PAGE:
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How to Project Executive Level Presence with Positive Body Language

“When it comes to selling either your personal charms or professional abilities, body language talks loudest of all.”

-David Lewis, “The Secret Language of Success”


From the moment you walk in the door, step up to the podium, or sit down at a conference table, your body is busy telling people all about you. Do you want to project confidence? Do you want to command respect? Do you want to project executive level presence?

Here’s how:

  • Stand tall. Good posture instantly identifies you as a confident person with something to contribute. Stand with your shoulders and feet about four to six inches apart, while keeping your spine tall. Keep your hands down at your sides unless you are gesturing.

  • Keep your head level. A level head indicates an assured, capable person. A bowed head makes you look unsure of yourself, vulnerable, and even guilty of something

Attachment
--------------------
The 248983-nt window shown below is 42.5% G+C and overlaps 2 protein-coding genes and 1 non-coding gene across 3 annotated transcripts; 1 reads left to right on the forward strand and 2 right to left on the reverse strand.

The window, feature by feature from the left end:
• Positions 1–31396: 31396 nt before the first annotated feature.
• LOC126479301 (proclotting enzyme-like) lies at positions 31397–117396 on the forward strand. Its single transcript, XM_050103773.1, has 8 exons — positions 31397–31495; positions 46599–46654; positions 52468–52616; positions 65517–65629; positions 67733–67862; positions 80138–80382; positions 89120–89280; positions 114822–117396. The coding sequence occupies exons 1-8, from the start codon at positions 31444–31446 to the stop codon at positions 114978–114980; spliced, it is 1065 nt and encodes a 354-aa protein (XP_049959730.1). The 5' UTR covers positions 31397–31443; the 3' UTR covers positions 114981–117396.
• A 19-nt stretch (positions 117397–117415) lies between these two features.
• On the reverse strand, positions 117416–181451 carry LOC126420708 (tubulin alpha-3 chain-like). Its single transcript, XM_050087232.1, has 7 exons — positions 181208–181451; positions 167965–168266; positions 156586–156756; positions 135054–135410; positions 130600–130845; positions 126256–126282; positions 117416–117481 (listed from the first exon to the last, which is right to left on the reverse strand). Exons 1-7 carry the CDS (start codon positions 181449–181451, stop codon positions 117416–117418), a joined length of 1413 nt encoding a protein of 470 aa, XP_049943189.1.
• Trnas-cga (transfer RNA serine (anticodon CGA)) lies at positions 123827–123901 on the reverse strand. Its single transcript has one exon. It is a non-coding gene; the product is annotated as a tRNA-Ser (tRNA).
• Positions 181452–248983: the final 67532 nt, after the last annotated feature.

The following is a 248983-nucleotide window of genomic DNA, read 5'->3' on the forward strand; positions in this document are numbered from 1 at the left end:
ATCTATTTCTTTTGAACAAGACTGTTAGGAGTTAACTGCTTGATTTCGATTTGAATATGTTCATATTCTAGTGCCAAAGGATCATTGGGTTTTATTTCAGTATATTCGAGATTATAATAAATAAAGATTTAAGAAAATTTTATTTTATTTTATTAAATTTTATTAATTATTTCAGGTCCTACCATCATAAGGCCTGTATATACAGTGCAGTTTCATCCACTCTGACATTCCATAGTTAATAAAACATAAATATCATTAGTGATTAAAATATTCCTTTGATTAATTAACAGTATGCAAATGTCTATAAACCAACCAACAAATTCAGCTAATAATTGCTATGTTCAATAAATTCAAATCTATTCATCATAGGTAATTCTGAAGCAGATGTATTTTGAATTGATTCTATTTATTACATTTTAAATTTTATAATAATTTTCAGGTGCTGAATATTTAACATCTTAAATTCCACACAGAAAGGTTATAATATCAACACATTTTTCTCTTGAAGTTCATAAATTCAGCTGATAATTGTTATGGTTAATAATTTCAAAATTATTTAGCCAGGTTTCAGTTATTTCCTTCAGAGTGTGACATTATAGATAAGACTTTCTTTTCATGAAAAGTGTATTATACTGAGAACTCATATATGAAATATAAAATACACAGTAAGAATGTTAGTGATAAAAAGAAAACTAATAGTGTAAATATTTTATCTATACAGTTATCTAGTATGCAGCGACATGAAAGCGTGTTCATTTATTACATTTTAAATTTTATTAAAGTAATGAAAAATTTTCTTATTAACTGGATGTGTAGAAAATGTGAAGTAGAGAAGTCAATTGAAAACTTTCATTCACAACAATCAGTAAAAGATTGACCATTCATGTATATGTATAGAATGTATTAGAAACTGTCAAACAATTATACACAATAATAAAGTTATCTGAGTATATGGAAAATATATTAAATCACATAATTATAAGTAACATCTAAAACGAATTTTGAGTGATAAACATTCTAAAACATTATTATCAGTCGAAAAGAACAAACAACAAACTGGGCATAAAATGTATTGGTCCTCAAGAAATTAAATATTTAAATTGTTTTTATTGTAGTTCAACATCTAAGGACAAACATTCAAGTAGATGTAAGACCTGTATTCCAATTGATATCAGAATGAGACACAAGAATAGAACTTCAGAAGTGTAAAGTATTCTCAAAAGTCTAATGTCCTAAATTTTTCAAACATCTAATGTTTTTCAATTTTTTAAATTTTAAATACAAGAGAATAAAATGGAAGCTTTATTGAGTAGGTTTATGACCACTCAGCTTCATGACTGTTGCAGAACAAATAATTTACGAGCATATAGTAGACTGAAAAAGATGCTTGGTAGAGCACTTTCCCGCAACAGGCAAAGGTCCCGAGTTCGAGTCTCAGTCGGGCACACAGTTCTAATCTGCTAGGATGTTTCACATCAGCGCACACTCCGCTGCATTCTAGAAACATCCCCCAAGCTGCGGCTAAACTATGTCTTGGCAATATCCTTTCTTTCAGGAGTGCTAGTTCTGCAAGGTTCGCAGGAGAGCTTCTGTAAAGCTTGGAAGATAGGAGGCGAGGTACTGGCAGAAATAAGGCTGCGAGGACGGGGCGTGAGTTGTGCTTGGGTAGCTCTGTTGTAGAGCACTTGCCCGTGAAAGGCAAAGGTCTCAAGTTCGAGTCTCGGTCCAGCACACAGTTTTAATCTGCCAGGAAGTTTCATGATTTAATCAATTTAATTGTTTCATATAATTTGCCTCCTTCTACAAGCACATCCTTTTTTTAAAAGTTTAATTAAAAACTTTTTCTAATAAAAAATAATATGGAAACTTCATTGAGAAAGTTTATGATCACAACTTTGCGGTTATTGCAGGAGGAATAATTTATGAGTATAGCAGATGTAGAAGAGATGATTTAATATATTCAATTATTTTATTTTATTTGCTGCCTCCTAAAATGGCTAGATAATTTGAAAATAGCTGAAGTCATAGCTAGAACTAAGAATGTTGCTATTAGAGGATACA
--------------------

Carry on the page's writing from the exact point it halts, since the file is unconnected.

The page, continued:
• Position your chin properly. Keep your chin parallel to the ground. If you keep it too high, you are likely to be viewed as condescending or even aggressive. If you keep it lowered or dipped, you are more likely to be viewed as unsure of yourself or submissive.

  • Walk in a calm, purposeful way. From the moment you walk into a room with dignity and easy confidence, you are saying that you are someone who matters–to yourself and to them; and you automatically project respect.

  • Make eye contact. Eye contact should be made 40 to 60% of the time. Less than 40%  makes you appear shy or lacking in confidence. More than 60% makes you appear judgmental.

  • Use facial expressions to reinforce your interest. When you are having a conversation with another person, your facial expressions either encourage or discourage further interest and interaction.

  • Offer a firm handshake. In business in the U.S.A., the only acceptable physical touching allowed is a handshake. Your handshake broadcasts plenty about you. If you want to make a positive impression and convey confidence, firmly grasp the other person’s hand when shaking hands.

  • Use gestures to reinforce communication. If you want to appear comfortable and unguarded, your gestures need to start talking when your mouth starts moving.

  • Cultivate a pleasing, yet strong voice. Nearly 40% of the first impression you make on other people is based entirely on the sound of your voice.  Speak with optimal volume; articulate clearly; highlight your message with expression; and avoid filler words.


By: Patricia Napier-Fitzpatrick



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